Yes, I know that February 2nd is Groundhog Day. However, as the release sent out yesterday by Ducks Unlimited points out, it is also World Wetlands Day.
Weighing the pro’s and con’s of the respective days you have on the one hand a day devoted to whether or not a rodent who is often found dead on the side of the road sees its shadow. On the other hand is a day commemorating an ecosystem that filters water, provides habitat for countless animals, and could have protected New Orleans from the worst ravages of Hurricane Katrina if it had been left alone. It’s not too hard to figure out which one is more important to me.
MEMPHIS, Tenn. – Feb. 1, 2018 – Cities across the world will be celebrating World Wetlands Day (WWD) on Feb. 2, and Ducks Unlimited (DU) is adding its voice to raise awareness of this important day. Since 1937, DU has conserved more than 14 million acres of wetlands and associated habitats across North America. On average, DU and its many partners help conserve more than 250,000 acres per year.
WWD marks the signing of the Convention on Wetlands on Feb. 2, 1971, in Ramsar, Iran. Each year since 1997, government agencies, non-governmental organizations and groups of citizens at all levels of the community have taken advantage of the opportunity to raise public awareness of wetland values and benefits and the Ramsar Convention.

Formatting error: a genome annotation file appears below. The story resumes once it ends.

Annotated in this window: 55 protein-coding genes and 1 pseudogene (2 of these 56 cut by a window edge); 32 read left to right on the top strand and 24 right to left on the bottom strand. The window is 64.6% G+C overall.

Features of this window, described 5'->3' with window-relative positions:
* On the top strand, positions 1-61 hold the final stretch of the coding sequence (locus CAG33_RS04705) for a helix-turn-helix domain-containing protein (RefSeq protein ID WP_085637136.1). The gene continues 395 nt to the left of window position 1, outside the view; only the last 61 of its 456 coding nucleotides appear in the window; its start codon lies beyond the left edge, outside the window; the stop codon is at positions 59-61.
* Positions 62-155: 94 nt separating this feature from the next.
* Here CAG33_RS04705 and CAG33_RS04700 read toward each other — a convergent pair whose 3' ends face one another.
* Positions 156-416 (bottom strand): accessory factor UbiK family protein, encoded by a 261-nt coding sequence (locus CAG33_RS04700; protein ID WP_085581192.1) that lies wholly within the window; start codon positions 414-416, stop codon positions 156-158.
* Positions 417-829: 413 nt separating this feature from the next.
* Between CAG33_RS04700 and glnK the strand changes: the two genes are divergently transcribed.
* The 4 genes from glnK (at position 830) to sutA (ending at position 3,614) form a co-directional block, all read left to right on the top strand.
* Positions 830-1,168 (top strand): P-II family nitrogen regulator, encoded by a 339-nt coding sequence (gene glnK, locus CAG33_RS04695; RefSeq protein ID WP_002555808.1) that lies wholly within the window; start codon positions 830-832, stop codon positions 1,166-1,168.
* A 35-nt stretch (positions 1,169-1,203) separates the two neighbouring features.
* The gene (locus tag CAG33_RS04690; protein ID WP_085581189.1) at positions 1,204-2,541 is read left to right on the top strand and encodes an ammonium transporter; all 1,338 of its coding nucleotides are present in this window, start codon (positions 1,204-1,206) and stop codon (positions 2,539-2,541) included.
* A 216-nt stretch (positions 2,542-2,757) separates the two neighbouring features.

“Ducks Unlimited focuses on conserving wetlands to maintain healthy waterfowl populations, but the state of our wetlands affects everyone in many ways,” said Ducks Unlimited Chief Conservation Officer Nick Wiley.
DU’s conservation projects provide habitat for more than 900 species of wildlife. People also benefit from healthy wetlands and grasslands, which provide flood absorption, community resilience, clean water, recreational opportunities and fisheries resources. And while people across the globe rely on wetlands to help provide clean water, in the last 50 years the United States alone has lost more than 17 million acres of wetlands.
“World Wetlands Day is a great opportunity to raise awareness of the threats wetlands face and how they are important. Every day, however, is wetlands day at Ducks Unlimited, and without the support of great, conservation-minded partners our work would certainly be limited,” Wiley said.
Economists estimate that one acre of wetlands can provide up to $200,000 worth of benefits to people. Nearly 44 percent of America’s population regularly depends on groundwater for its drinking water supply, not to mention the health benefits of wetlands. Wetlands in or near urban areas are the focus of this year’s WWD theme. Parks, ponds and near-urban wildlife refuges provide important opportunities for people to spend time outdoors in a healthy, natural setting.
For more information about World Wetlands Day, visit www.worldwetlandsday.org